Needs of gay men and sex workers ignored in new Ugandan HIV plan
World’s first presidential Fast-Track initiative puts Uganda back in driving seat of HIV response, but a lack of recognition of rights of at-risk groups will continue to hamper their efforts.
At the release of Uganda’s new HIV strategy, The Presidential Fast-Track Initiative, Ugandan President Yoweri Museveni called on all men to test for HIV and learn their status – but failed to acknowledge gay men, sex workers and people who use drugs who are the populations most at risk.
Launched in Kampala last week, the new initiative is based on a ‘Five-Point Plan’, devised to reinvigorate and accelerate the Ugandan response to HIV in order to achieve UNAIDS 90-90-90 Fast-Track Targets (90% people living with HIV tested; 90% on treatment; 90% virally suppressed).
The plan focuses on women and girls, and reaching men with testing services, and includes:
- Engaging men in HIV prevention and halting new infections among adolescent girls and young women.
- Driving forward the ‘test and treat’ strategy, particularly targeting men and young people.
- Continuing the positive results achieved from prevention of mother-to-child transmission (PMTCT) programmes.
- Ensuring financial stability for the HIV response.
- Ensuring institutional effectiveness for a well-coordinated multisectoral response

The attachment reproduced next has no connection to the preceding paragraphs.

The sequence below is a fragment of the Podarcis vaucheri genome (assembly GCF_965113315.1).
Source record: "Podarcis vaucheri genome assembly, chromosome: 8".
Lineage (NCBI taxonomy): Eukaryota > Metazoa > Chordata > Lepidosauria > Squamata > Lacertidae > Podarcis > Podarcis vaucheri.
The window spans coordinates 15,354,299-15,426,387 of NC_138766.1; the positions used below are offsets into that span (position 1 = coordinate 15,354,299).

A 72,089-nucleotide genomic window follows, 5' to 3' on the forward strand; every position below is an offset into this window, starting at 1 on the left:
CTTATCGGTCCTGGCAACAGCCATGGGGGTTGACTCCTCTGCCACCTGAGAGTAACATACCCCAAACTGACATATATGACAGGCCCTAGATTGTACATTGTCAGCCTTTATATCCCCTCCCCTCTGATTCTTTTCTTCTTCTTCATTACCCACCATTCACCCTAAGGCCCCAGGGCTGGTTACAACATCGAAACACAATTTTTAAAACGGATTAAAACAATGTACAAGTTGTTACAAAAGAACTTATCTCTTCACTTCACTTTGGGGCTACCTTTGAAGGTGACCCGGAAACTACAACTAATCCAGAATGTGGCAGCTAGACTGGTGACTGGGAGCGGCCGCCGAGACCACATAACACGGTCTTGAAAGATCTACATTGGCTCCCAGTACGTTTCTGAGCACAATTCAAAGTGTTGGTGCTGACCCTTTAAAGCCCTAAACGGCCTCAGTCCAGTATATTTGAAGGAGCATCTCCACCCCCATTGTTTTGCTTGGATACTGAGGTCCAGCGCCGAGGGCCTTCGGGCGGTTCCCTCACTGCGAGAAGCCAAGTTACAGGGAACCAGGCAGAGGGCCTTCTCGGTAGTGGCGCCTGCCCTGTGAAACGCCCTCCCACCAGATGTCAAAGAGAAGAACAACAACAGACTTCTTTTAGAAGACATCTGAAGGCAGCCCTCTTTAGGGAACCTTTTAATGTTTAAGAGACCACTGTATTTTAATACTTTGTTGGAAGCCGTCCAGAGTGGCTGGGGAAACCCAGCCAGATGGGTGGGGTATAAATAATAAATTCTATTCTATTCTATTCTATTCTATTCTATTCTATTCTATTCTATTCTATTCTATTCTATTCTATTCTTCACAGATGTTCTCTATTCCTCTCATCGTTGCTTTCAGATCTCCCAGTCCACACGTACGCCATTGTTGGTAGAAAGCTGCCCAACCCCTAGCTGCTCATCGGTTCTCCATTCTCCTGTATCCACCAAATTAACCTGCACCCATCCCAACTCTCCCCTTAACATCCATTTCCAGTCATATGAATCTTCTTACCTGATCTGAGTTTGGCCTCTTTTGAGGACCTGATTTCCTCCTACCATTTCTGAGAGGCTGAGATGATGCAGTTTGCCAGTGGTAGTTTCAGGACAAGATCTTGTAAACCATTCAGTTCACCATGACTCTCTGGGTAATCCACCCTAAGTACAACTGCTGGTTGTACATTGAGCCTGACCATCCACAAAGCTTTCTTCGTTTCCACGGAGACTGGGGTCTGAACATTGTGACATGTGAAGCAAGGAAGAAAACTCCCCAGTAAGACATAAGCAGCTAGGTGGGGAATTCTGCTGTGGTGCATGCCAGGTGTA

The omission of key marginalised groups from the plan – all of whom regularly experience harassment and violations of their human rights, increasing their vulnerability to HIV – was highlighted by Ugandan civil society.
Sylvia Nakasi, Policy and Advocacy Officer at the Uganda Network of AIDS Service Organisations (UNASO) told the Guardian, “Uganda will not end AIDS if these populations are left out and [continue] to be marginalised, stigmatised and discriminated against in our planning. They have high HIV prevalence and incidence.”
Around 1.5 million people are living with HIV in Uganda – 7.1% of the population. According to Uganda’s last narrative report to UNAIDS on the HIV epidemic, HIV prevalence among men who have sex with men (sometimes referred to as MSM) was 13.7%, and up to 34.2% for sex workers. There exists no official data on people who inject drugs.
These estimates may well only represent a small fraction of the HIV burden on these populations. Stigma, punitive laws and violence affect the ability of members of these groups to come forward for health services, this also affects effective data collection and monitoring. Same-sex relations, drug use and sex work are all criminalised offences in Uganda.
Outside of these key groups, great strides have been made in the prevention of mother-to-child transmission, with new HIV infections in babies falling ten-fold, from 25,000 to 3,500 among children overall between 2010 to 2015. People dying from AIDS-related illnesses has nearly halved, from 50,000 to 28,000. New HIV infections fell from 130,000 to 83,000 over the same period.
Museveni called on all men to test for HIV, acknowledging the gap in health services uptake between the genders. Only 60% of Ugandan men have tested for HIV, compared to 92% of Ugandan women. This reflects the success of PMTCT and health service integration. Men are also far less likely to be enrolled in treatment - just 52% are accessing treatment, compared to 81% of all women living with HIV.
“I call upon men to go for voluntary HIV counselling and testing. If you find you are HIV-positive, take HIV treatment. It will not cure you, but when the virus is suppressed, you prolong your life. And you will not infect other people. This is something that must be done.”